Habitants of bamboo forests in the mountains of south-central China, the Giant Panda with its captivating appearance, characterized by a striking coat of black and white, along with a bulky body and round face, are recognized as one of the most beloved animals in the world. Also known as Panda Bear or simply Panda, they are mammals with a body typical of bears, with large, black fur around its eyes, over the ears, muzzle, shoulders, and legs, while the rest of their body is white. Their thick hair keeps them warm in the cool, wet bamboo forests in the high altitude mountain zones.
Adult male giant pandas may attain 6 feet (1`8 m) in length and weigh more than 120 kg, while the females are smaller than their male counterparts. Its tail, measuring 4 to 6 inches, is the second-longest in the bear family, just behind the sloth bears. In the course of evolution, it attained an unusual anatomical characteristic in its enlarged wrist bones, capable to function as a thumb and helps the pandas to hold bamboo while they munch on it with their strong molar teeth. They have a waddling gait, as their paws point inward. They can easily stand on their hind legs and often seen rolling, somersaulting, and dust bathing. It may sound strange, but they are also frequently seen eating in a relaxed sitting posture, with their hind legs stretched out before them. Like the bears, they can also readily ascend the trees. Their usual life span is around 20 years in the wild and up to 30 years in captivity.
The giant panda has lived in bamboo forests for millions of years, and leaves, shoots, and stems of bamboo make up almost their entire diet. It has an insatiable appetite for bamboo shoots and needs to consume 10 to 20 kg of bamboo each day to get all its nutrients, spends 10 to 16 hours a day foraging and eating, and relieves itself dozens of times a day. However, as they belong to the order of Carnivora, the Giant pandas also occasionally eat birds, rodents, or carrion. Nevertheless, the limited energy input imposed on it by its diet has affected the panda's behavior, and apart from the time spent on eating, the rest of its time is spent mostly sleeping and resting.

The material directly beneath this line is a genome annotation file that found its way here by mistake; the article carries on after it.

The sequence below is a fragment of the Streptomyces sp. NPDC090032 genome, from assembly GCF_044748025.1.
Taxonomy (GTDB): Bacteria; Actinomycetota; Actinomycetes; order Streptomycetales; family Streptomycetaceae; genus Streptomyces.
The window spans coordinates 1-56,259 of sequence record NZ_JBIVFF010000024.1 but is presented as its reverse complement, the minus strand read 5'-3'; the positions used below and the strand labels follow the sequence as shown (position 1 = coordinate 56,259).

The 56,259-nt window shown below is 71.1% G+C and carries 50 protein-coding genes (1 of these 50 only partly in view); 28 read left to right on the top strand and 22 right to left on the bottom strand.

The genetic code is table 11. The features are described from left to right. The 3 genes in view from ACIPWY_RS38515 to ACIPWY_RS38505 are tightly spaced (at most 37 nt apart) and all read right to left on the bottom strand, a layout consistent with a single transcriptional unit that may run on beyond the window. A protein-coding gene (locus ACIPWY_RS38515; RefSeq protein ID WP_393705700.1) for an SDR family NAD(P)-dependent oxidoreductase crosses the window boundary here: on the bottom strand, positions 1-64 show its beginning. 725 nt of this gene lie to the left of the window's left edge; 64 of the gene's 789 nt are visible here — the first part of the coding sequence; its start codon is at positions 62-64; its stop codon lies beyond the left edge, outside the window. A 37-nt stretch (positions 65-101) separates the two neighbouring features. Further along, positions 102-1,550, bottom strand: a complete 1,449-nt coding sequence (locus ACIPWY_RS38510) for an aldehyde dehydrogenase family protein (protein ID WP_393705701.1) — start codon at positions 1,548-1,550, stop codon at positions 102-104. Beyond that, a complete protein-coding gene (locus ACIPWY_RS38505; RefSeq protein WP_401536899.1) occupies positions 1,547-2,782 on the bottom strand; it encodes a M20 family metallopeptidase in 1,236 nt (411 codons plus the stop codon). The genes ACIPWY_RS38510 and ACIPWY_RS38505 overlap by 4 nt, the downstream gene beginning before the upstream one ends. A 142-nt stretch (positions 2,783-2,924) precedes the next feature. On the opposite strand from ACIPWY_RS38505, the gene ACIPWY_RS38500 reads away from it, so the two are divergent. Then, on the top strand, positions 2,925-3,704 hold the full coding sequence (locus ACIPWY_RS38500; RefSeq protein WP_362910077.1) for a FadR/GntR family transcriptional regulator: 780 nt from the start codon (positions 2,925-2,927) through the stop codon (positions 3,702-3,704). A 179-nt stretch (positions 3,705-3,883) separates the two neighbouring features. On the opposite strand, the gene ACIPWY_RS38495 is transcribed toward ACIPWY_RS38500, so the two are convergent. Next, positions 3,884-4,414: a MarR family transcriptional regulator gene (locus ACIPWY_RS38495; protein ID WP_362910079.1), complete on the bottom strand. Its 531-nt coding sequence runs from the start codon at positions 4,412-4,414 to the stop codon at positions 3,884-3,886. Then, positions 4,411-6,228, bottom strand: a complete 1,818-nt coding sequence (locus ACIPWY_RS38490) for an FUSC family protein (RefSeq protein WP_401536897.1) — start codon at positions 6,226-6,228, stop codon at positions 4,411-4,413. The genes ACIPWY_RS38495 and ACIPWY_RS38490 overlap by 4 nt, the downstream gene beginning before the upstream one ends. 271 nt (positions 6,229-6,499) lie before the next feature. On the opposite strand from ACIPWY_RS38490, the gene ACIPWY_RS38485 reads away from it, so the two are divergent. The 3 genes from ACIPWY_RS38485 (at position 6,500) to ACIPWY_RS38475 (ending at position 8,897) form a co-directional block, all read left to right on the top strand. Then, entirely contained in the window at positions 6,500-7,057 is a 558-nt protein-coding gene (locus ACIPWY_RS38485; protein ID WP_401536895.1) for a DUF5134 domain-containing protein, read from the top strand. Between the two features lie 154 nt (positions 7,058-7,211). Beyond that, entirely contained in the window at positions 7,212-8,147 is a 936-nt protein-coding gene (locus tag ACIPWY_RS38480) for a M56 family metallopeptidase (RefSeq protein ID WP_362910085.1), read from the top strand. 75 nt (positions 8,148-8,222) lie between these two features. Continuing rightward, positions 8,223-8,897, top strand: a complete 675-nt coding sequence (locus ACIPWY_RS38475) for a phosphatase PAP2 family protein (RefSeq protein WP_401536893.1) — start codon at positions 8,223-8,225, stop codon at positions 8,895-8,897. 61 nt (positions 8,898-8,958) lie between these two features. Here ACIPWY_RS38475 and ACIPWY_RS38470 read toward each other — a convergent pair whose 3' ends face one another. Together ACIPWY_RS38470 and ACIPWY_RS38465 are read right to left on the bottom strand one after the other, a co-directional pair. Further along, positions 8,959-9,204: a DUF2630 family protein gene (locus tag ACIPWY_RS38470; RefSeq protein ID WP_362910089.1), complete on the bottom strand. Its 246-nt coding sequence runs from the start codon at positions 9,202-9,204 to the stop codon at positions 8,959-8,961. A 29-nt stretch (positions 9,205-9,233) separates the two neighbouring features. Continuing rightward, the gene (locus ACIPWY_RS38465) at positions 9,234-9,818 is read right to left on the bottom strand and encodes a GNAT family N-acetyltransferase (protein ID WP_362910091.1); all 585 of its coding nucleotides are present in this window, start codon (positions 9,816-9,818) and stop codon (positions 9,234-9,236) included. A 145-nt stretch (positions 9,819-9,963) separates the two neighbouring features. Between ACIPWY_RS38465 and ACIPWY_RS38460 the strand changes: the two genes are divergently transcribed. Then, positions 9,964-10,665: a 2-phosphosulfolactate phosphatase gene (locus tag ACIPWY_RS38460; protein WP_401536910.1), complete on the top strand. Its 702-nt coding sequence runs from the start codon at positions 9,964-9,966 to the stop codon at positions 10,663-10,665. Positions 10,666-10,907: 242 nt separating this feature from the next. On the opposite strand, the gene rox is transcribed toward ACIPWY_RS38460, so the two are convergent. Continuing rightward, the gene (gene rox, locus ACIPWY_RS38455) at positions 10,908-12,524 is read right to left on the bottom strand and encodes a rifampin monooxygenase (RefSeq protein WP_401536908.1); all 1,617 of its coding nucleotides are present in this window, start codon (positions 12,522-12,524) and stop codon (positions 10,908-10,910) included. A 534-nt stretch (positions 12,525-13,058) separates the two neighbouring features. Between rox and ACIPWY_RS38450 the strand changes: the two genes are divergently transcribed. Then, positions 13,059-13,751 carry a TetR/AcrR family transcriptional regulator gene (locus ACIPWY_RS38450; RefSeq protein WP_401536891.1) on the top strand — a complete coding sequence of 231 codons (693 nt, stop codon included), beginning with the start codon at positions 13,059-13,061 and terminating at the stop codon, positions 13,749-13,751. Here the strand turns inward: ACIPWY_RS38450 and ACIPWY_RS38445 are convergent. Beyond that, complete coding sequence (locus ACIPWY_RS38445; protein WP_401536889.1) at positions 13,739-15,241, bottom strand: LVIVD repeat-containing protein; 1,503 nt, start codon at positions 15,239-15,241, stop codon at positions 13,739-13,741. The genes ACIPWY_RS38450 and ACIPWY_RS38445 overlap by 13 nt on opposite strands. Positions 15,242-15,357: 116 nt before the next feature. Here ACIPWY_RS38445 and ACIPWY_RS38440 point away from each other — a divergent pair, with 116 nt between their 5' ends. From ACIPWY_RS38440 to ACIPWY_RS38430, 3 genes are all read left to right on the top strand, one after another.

The giant panda is a solitary animal and confines its activities to a range of about 4 to 6 square km, which often overlap substantially. However, a female is not tolerant of other females in her range. Using a large scent gland located just below the tail, it leaves a personal odor for other pandas. While the male uses its scent to identify their area, the females primarily use it for signaling estrus, a state or period of heightened sexual arousal and activity. They become sexually mature between the ages of four and eight and may continue to reproduce until age 20. The mating season is between March and May, during the estrus of the female that lasts for two or three days and occurs only once a year.
Primarily, the males are attracted by the scent left by the female and locate her ultimately by vocalization. While the number of male assemblages may vary from more than one to five, as recorded, the males may become highly aggressive as they compete for the opportunity to mate. During the copulation, the female crouches in a head-down position while the male mounts her from behind for penetration. The copulation time is rather short, ranging from 30 seconds to five minutes. However, the male often mounts on the female repeatedly to ensure successful fertilization.
Between 95 and 160 days of becoming pregnant, the female panda gives birth to a cub or two, though only one survives as the mother cannot care for more than one at a time. It is thought that the mother panda is unable to produce enough milk for two cubs since she does not store fat and selects the stronger of the cubs while the weaker is left unattended, destined to die due to starvation. A newborn giant panda cub is a completely helpless creature, and it takes considerable effort on the part of the mother to raise it. At that stage it is blind and hairless, only able to suckle and vocalize, and completely dependent on its mother for warmth, nourishment, positioning at the breast, and stimulating the passage of wastes.
The pinkish cub weighs only around 120 gm at birth, cannot open the eyes before 6 to 8 weeks, and cannot crawl until it reaches three months of age. For the first two to three weeks of its life, the mother panda holds her baby almost like a human mother, by using her forepaws and thumb-like wrist bones to cuddle the baby against herself. While the eyes of the cub begin to open at about 45 days, the first wobbly steps are taken at 75–80 days. The cub nurses from its mother's breast six to 14 times a day for up to 30 minutes at a time till it starts to eat small quantities of bamboo after six months. Nevertheless, the mother’s milk remains its primary source of food for most of the first year. A cub quickly gains weight to reach around 45 kg within the first year and live with the mothers until it is 18 months to two years old.
Since a wild female giant panda can produce a young only every other year, at her best, it is estimated that she may successfully raise only five to eight cubs in her lifetime, and its naturally slow breeding rate cannot keep pace with the quick loss of its population from illegal hunting, habitat loss and other human-related causes of mortality. Fortunately, the improved conservation efforts and relatively better survey methods indicate a recent increase in the wild panda population. Today, hundreds of more pandas live in breeding centres and zoos, where they are always among the most popular attractions